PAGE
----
Best of 1983

1983 marked the fourth year of Mark Rowland and Patrick McGilligan’s wonderful film poll.  50 film critics were polled across the nation, and Terms of Endearment edged out Fanny & Alexander.

Unfortunately, the number of lists were only included in the top 10 films, but the films ranked 12-19 were mentioned, which I assume are in order of rank.

19. Gandhi


“[Of] importance is the possibility that the film will bring Gandhi to the attention of a lot of people around the world for the first time, not as a saint but as a self-searching, sometimes fallible human being with a sense of humor as well as of history.” – Vincent Canby, New York Times

18. Heart Like a Wheel


“This charming movie further expanded the roles allotted to women, chronicling the career of Muldowney (splendidly played by Bonnie Badelia), the only race driver (male or female) to have won three times the National Hot Rod Association World Championship” – Emanuel Levy,

17. Testament


“The film’s emotional impact is draining and long lasting without showing close-ups of the initial blast with evaporating bodies and mass destruction.” – John A. Nesbit,

16. The Return of Martin Guerre


“Like ”La Nuit de Varennes,” ”The Return of Martin Guerre” is a period film that, without seeming effort, speaks to our moment.” – Vincent Canby, New York Times

15. Yentl


“Streisand knows her way in front of and behind the camera, but does she have to hog it all? Why cast the magnificent Mandy Patinkin and not let him sing?” – Bob Bloom, Journal and Courier

14. The Year of Living Dangerously


“Weir and his crew expertly recreate the squalor, poverty, noise, heat and emotion of the pressure cooker that was Indonesia in 1965.” – Variety

13. Under Fire


“This is the kind of movie that almost always feels phony, but “Under Fire” feels real.” – Roger Ebert, Chicago Sun-Times

12. The King of Comedy


“It’s very funny, and it ends on a high note that was, for me, both a total surprise and completely satisfying. Yet it’s also bristly, sometimes manic to the edge of lunacy and, along the way, terrifying.” – Vincent Canby, New York Times

10. Betrayal (14 lists)


“Though I didn’t see the stage production when it was done on Broadway in 1980, this ”Betrayal” is a riveting film that proceeds through the interlocking love lives of three special friends.” – Vincent Canby, New York Times

10. Never Cry Wolf (14 lists)


“The film is still memorable for its compassion, commitment, and unexpected humor, qualities that go a long way toward tempering the ecological didacticism of the screenplay.” – Dave Kehr, Chicago Reader

9. The Night of the Shooting Stars (16 lists)


“Although it spins in circles for too long before its climactic wheat-field shoot out, no other Taviani brothers film so vividly captures the prevailing ethos of their life’s work: “Living may be tragic,” Vittorio once said, “but life isn’t.”” – Dave Ehrlich, Time Out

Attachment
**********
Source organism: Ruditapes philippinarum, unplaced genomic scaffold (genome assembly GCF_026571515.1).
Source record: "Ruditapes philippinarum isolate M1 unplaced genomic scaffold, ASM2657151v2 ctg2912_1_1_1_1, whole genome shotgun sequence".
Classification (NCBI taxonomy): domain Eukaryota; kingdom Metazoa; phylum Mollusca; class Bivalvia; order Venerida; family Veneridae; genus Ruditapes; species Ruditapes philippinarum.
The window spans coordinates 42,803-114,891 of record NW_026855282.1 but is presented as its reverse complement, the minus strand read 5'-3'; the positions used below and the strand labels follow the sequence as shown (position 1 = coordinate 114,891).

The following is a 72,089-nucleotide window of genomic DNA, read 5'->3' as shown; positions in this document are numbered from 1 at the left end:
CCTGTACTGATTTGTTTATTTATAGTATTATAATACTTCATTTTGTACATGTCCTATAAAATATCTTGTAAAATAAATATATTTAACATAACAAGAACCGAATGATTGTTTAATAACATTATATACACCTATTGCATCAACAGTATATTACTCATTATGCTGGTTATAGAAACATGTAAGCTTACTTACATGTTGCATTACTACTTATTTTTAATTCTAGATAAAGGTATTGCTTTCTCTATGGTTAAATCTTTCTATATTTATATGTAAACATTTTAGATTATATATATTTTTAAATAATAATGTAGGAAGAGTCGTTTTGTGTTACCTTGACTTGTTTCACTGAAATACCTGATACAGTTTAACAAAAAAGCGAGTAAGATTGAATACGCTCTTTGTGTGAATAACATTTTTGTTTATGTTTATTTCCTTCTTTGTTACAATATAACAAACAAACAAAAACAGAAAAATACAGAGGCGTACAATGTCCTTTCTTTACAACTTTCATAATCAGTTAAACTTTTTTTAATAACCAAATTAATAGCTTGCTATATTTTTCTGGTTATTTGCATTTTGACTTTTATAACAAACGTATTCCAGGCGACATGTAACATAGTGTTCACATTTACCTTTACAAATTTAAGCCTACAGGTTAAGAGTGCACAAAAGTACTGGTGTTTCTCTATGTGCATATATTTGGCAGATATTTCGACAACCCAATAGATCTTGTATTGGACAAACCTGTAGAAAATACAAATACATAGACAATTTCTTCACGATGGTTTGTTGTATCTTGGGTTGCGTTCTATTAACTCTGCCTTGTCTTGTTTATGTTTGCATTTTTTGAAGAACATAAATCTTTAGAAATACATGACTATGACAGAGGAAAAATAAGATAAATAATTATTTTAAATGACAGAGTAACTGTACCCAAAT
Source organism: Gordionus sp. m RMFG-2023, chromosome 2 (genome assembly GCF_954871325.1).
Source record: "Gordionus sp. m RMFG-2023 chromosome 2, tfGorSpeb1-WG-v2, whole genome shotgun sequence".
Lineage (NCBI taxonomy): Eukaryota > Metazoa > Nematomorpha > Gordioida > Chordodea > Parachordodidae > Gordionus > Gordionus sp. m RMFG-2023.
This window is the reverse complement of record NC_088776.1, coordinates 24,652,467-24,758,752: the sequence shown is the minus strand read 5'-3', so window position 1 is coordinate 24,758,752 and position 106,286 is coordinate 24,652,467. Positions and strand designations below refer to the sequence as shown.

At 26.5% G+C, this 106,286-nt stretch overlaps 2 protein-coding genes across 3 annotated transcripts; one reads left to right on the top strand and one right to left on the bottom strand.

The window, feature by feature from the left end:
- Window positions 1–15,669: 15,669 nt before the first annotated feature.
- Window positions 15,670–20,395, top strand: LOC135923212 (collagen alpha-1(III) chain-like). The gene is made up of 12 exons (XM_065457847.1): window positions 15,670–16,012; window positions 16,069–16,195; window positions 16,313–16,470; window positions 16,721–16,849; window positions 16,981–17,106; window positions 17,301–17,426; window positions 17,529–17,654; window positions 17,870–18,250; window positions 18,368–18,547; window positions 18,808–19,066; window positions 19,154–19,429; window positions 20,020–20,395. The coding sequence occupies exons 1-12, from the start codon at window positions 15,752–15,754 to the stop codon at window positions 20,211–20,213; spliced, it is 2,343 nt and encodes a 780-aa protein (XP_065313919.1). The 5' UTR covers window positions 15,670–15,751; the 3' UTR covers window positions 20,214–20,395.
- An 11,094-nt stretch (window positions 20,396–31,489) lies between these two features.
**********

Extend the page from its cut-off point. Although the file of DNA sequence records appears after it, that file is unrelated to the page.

7. The Big Chill (23 lists)

Les copains d'abord

“The performances represent ensemble playing of an order Hollywood films seldom have time for, with the screenplay providing each character with at least one big scene.” – Vincent Canby, New York Times

7. The Right Stuff (23 lists)


“That the writer-director, Philip Kaufman, is able to get so much into a little more than three hours is impressive. That he also has organized this material into one of the best recent American movies is astonishing.” – Roger Ebert, Chicago Sun-Times

5. Tender Mercies (25 lists)


“Aussie director Beresford makes an impressive American debut with this rural Texas based saga of the recovery and redemption of an alcoholic and abusive country singer, splendidly played by Robert Duvall in an Oscar-winning performance.” – Emanuel Levy,

5. Zelig (25 lists)


“The comedy tends to the smirk-inducing rather than the laugh-out-loud, and the second half wanders somewhat, but Zelig is a strong contender for Allen’s most fascinating film.” – Tom Huddleston, Time Out

4. Local Hero (28 lists)


“Forsyth cannot quite tease out of his characters the kind of strange sublety that Powell and Pressburger delivered, but it is enough that he and producer David Puttnam succeed in making you realise just how badly this kind of film has been missed.” – Time Out

3. Silkwood (30 lists)


“Extraordinary portrayals of everyday people characterize the contribution of director Mike Nichols’ talented diverse cast. Once again, Nichols justifies his past plaudits for bringing the best out of his players.” Duane Byrge, Hollywood Reporter

2. Fanny & Alexander (34 lists)


“It is very much, and in the best way, an old man’s movie, the work of an artist resigned to life’s mystery, full of wonder at the passage of time, full of forgiveness for past wrongs, and full of understanding.” – Mick LaSalle, San Francisco Chronicle

1. Terms of Endearment (39 lists)


“The most remarkable achievement of Terms of Endearment, which is filled with great achievements, is its ability to find the balance between the funny and the sad, between moments of deep truth and other moments of high ridiculousness.” – Roger Ebert, Chicago Sun-Times